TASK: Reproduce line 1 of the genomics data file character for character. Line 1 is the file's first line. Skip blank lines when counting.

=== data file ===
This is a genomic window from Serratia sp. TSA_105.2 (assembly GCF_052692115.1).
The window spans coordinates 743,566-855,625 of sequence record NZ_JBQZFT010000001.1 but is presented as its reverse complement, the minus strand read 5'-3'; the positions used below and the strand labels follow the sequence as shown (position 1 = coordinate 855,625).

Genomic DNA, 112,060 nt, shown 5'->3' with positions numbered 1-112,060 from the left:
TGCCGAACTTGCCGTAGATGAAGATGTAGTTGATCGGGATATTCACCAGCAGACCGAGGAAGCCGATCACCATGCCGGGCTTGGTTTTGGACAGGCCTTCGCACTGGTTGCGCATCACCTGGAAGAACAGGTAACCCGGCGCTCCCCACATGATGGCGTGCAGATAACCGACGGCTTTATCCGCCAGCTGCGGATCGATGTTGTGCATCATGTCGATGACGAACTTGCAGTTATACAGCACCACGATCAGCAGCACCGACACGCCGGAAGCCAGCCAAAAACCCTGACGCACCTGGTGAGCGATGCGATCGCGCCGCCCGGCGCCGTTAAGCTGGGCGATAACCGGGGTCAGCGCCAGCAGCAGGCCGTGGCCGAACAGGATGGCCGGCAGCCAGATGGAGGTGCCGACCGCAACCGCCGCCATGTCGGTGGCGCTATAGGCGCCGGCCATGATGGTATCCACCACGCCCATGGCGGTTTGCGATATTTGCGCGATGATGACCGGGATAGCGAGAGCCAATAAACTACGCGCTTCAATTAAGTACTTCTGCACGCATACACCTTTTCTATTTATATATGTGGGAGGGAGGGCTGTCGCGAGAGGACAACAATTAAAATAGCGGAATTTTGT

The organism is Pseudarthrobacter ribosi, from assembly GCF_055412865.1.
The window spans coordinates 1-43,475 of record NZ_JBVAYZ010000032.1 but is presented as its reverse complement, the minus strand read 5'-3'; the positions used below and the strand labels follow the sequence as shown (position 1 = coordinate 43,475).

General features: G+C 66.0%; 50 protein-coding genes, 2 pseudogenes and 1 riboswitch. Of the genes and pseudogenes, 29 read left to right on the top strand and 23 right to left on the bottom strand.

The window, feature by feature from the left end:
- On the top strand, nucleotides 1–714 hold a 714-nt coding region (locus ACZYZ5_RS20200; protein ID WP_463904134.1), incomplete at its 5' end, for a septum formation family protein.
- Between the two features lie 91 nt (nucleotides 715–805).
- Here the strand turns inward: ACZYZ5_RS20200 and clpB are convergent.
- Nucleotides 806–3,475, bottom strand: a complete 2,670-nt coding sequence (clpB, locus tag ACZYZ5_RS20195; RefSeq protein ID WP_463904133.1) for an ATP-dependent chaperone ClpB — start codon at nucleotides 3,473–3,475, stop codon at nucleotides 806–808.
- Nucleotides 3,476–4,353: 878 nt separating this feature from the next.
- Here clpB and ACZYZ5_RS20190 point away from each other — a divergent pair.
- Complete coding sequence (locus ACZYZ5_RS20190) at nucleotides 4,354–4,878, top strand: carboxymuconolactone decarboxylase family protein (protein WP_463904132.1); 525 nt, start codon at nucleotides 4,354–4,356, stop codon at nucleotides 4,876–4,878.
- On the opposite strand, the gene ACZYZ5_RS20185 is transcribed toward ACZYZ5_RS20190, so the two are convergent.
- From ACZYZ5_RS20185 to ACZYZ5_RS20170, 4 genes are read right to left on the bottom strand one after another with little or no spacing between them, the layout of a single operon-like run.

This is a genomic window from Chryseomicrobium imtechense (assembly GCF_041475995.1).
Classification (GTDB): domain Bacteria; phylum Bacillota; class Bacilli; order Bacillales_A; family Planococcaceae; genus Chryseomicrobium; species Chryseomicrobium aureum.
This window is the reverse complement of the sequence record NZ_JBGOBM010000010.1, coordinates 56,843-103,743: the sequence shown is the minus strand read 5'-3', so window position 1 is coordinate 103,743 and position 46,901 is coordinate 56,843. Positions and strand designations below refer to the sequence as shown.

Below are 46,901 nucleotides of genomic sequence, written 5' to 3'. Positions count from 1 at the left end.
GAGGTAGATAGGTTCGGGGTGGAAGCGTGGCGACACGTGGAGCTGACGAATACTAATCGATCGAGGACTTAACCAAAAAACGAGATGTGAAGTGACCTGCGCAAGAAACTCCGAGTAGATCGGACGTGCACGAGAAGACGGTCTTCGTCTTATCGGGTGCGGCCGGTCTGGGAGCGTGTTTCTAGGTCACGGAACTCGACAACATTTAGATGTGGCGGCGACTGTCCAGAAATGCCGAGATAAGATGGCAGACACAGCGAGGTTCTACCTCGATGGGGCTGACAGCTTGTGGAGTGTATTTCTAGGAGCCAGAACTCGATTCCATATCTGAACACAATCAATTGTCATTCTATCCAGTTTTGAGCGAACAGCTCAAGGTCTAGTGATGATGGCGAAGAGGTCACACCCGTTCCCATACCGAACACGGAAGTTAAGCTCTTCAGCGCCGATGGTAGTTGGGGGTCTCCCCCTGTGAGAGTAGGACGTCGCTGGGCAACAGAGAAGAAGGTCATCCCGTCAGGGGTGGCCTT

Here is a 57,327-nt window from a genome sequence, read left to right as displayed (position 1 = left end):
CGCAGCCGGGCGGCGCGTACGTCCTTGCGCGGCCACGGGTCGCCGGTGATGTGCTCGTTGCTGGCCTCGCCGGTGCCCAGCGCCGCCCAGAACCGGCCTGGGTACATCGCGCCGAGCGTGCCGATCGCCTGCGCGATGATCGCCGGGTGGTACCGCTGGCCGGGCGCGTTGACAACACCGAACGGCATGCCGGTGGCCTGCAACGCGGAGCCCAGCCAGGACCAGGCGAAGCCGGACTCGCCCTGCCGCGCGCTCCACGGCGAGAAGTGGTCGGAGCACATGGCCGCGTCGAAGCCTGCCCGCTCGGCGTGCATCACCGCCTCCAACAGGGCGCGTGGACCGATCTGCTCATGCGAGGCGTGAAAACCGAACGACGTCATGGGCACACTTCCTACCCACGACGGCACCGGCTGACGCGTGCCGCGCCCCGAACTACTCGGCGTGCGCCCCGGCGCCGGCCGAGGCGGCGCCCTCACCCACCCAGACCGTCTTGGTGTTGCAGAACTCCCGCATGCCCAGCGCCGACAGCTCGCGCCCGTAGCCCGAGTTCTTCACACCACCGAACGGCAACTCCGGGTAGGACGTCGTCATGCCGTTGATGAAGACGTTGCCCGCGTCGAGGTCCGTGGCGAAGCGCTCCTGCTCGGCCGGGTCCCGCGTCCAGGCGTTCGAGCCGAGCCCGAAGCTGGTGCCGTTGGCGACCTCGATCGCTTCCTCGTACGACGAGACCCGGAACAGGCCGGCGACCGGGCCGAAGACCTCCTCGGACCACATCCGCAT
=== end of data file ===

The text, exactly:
This is a genomic window from Serratia sp. TSA_105.2 (assembly GCF_052692115.1).